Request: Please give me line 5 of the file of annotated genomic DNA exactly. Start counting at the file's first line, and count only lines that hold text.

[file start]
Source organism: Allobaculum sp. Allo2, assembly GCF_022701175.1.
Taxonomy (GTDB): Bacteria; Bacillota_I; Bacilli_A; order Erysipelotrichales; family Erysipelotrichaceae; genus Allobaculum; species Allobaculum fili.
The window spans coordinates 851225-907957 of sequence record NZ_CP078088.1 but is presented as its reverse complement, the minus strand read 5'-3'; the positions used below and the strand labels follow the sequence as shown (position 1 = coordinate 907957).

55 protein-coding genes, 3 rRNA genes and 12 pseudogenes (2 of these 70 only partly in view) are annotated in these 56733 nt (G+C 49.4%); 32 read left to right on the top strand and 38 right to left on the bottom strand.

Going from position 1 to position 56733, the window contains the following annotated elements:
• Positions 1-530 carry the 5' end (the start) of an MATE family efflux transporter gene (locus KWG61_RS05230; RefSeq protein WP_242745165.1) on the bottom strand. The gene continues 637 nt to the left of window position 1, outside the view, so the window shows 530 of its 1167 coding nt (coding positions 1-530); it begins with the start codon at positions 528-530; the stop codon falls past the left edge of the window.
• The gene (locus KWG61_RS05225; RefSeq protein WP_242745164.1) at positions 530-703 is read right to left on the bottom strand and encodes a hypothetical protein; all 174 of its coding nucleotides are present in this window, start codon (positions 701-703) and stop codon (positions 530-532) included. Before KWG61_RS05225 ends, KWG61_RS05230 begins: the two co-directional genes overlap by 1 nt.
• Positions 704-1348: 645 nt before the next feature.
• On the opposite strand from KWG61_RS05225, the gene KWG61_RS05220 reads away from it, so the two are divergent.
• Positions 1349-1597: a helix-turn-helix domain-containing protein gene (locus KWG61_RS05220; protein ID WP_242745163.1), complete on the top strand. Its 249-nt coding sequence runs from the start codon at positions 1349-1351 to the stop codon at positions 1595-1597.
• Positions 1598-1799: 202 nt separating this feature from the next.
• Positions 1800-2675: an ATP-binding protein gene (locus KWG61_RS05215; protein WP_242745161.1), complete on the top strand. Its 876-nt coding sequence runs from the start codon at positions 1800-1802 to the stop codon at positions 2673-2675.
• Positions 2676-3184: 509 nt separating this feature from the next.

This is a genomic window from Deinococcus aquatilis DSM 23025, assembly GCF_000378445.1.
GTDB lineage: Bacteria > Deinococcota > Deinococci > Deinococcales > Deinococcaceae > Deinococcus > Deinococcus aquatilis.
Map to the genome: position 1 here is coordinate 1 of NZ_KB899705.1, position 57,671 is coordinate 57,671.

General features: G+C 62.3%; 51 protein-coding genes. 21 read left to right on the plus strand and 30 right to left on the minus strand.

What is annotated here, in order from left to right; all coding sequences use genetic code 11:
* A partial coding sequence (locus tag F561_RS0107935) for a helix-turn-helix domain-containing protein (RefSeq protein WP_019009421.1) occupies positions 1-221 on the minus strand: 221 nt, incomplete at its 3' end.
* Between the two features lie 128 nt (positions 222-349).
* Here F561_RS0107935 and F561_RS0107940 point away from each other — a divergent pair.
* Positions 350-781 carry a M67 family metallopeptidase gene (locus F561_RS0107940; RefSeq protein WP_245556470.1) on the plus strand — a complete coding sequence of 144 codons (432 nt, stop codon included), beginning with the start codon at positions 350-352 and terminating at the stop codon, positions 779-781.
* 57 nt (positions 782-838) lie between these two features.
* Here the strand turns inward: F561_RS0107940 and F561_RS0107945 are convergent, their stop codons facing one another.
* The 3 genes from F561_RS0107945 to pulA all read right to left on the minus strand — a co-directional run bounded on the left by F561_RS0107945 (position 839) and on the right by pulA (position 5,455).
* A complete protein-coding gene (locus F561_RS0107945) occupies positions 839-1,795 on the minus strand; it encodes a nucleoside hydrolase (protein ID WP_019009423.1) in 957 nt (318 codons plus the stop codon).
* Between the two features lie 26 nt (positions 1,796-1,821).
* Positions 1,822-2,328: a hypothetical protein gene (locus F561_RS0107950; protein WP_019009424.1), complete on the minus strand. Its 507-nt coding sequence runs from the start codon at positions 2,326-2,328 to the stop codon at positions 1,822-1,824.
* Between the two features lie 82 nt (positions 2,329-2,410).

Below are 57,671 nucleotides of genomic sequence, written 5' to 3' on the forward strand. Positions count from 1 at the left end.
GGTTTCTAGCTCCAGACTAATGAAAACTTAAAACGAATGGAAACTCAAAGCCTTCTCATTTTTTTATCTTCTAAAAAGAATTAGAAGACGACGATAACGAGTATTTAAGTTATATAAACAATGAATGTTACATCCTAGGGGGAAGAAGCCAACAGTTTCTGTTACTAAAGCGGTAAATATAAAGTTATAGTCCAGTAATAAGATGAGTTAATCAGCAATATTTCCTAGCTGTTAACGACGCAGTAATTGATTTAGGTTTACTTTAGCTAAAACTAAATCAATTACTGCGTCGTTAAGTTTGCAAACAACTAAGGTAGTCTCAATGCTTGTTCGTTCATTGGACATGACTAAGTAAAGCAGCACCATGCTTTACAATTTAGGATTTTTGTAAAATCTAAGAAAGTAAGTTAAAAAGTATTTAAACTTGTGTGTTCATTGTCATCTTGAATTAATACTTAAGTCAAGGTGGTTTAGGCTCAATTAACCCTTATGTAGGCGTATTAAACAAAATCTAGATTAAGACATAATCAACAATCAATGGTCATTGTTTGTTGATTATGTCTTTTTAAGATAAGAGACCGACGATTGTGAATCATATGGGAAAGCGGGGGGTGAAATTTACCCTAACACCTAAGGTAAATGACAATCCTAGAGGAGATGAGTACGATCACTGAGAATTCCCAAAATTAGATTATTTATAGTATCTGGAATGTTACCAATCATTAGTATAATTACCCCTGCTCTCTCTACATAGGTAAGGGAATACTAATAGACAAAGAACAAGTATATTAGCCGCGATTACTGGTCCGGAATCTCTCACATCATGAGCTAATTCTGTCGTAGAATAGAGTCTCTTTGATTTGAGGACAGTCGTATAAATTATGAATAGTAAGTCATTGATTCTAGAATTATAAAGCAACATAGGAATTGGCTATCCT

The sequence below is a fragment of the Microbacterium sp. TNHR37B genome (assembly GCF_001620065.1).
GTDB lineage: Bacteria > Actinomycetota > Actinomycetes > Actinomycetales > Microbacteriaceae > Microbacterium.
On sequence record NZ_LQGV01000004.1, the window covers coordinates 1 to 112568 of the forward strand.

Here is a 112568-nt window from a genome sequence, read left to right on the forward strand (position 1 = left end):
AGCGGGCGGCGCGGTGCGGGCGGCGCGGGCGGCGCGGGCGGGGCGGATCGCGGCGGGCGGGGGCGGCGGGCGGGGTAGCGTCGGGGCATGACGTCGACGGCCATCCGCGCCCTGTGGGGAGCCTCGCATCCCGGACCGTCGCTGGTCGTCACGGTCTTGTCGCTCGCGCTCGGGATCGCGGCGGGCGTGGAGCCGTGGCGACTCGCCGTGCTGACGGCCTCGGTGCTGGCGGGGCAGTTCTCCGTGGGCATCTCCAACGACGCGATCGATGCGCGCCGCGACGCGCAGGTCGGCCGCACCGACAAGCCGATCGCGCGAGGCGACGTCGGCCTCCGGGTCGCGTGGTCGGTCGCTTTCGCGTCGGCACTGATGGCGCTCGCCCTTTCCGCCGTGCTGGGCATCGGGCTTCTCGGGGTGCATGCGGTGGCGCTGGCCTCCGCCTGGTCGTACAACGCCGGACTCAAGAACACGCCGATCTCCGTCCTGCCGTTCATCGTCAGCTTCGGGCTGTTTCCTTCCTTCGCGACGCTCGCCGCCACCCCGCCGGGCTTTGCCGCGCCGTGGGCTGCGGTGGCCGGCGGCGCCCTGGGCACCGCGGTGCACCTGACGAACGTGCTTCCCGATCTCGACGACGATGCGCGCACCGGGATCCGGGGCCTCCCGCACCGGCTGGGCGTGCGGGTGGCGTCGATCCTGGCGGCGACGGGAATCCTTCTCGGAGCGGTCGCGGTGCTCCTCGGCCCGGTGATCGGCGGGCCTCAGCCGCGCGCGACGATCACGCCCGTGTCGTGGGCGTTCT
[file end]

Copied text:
Going from position 1 to position 56733, the window contains the following annotated elements: